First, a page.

Favorite "Meditation of My Heart"

Call unto me,

and I will answer thee,

and shew thee great and mighty things,

which thou knowest not. --Jeremiah 33:3 KJV

Tuesday, August 12, 2014

First Day of School Worries (Revisited)

On this First-Day-of-School Eve, my three kindergartners to-be have been very excited.  At dinner we asked them to tell us why they are excited.  Both Mark and Luke explained because they will get money.  After a few moments of confusion, we realized what they were saying.  Both of them thought that they would get money for perfect attendance like during Summer school!  Needless to say, we had to burst that bubble as we couldn't let them think the school would pay them on Friday!  After the bad news, the boys are still excited for the bus ride in the morning, but they are much less excited about actually going to school.

As I was sitting at my desk tonight and thinking of all my worries for my kindergartners, I could not help but remember when Vanessa and David started kindergarten.  I had so many worries.  However, on that day, a misunderstanding lessened my worries.  I found this story that I had written about their first day.  I thought that you might enjoy reading it too.

In May of 2009, I was dreading what was ahead for David and Vanessa.  I knew my own early experiences in school and I was worried.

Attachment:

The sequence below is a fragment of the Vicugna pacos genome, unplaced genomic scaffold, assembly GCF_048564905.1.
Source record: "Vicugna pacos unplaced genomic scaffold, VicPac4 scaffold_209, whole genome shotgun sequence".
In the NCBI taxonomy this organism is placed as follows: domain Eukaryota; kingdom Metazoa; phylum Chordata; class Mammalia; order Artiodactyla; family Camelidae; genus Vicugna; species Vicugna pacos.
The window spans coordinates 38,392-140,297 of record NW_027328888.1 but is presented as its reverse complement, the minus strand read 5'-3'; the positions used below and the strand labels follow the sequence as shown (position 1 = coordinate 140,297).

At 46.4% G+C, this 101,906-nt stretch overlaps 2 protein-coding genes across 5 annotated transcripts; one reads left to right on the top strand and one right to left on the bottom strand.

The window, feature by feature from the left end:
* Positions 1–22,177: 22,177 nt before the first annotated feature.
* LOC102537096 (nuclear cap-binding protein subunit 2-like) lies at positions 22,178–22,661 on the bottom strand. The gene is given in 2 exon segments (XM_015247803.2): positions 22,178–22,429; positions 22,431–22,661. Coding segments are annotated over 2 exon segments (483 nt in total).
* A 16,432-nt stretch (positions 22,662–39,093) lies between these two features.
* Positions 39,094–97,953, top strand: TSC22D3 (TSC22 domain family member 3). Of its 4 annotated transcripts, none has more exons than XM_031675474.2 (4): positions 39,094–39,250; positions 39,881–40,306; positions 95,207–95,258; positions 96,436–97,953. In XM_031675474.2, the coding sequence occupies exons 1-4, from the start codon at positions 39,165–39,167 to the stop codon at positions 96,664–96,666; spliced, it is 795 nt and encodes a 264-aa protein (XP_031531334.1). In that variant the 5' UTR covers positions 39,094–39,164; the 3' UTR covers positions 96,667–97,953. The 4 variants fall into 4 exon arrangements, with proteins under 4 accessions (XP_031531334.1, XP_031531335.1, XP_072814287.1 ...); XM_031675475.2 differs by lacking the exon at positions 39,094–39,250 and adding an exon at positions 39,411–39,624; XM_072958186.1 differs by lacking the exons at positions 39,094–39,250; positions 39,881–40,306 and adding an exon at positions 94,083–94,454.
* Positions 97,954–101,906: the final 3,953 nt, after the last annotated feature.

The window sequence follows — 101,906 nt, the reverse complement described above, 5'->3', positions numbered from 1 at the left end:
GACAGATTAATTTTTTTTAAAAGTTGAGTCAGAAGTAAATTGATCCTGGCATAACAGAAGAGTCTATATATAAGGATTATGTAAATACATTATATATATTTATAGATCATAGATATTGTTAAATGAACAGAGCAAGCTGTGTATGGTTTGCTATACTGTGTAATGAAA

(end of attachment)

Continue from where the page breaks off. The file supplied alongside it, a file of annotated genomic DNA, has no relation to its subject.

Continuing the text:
For the past year, I had stayed at home with the kids after their adoptions. We had worked on pre-school skills, life skills and English skills to get them ready for kindergarten.  However, that year flew by quickly and it was soon going to be time to go to traditional school in August.  I was very reluctant, but I knew this was a step that they needed to take. 

Kindergarten would be a big step with all new adventures, new skills, new friends and new discoveries.  However, it was the new discoveries that worried me and to be honest, even scared me.  I can remember my first year of school, and while it was not a bad year, I learned some tough lessons that year.   Lessons that I still sometimes wish were not true.  I cringed at the thought of David and Vanessa learning similar truths about their world.
In the 1970’s, I lived an ideal life with my parents on a small farm.  My grandparents lived beside us and our community and church were small.  Due to my being born with a disability, I had been to see the “Big City” many times and frequently spent weeks at the Children’s Hospital with kids from all over the world.  School would prove to be an intrusion into my ideal life.  From my very first day at school, I started to learn tough lessons.  No one looked like me.   No one was taught like me, and ultimately I learned that not everyone wanted me in their school.  Unlike the hospital, with kids with all types of disabilities and unlike my home, with my father who was a disabled veteran and our neighbor with a wooden leg, at school I was the only one with an obvious disability and at first I was a curiosity.  Eventually, my classmates became bored with being entertained by my every move and they mostly accepted me as a playmate.  Recess became the best part of my day because I mixed freely with my new friends.  In the classroom, I sat in the back at a table and colored.  I could catch bits and pieces of what the others were learning and I was occasionally given a book like theirs to look at while they did their lesson. I learned the words for kids like me.  I disliked the word “retard” the most.  Some teachers didn’t think I could be taught and I learned that some did not want to waste time with me.  Even the principal doubted aloud in my presence if I belonged in their school.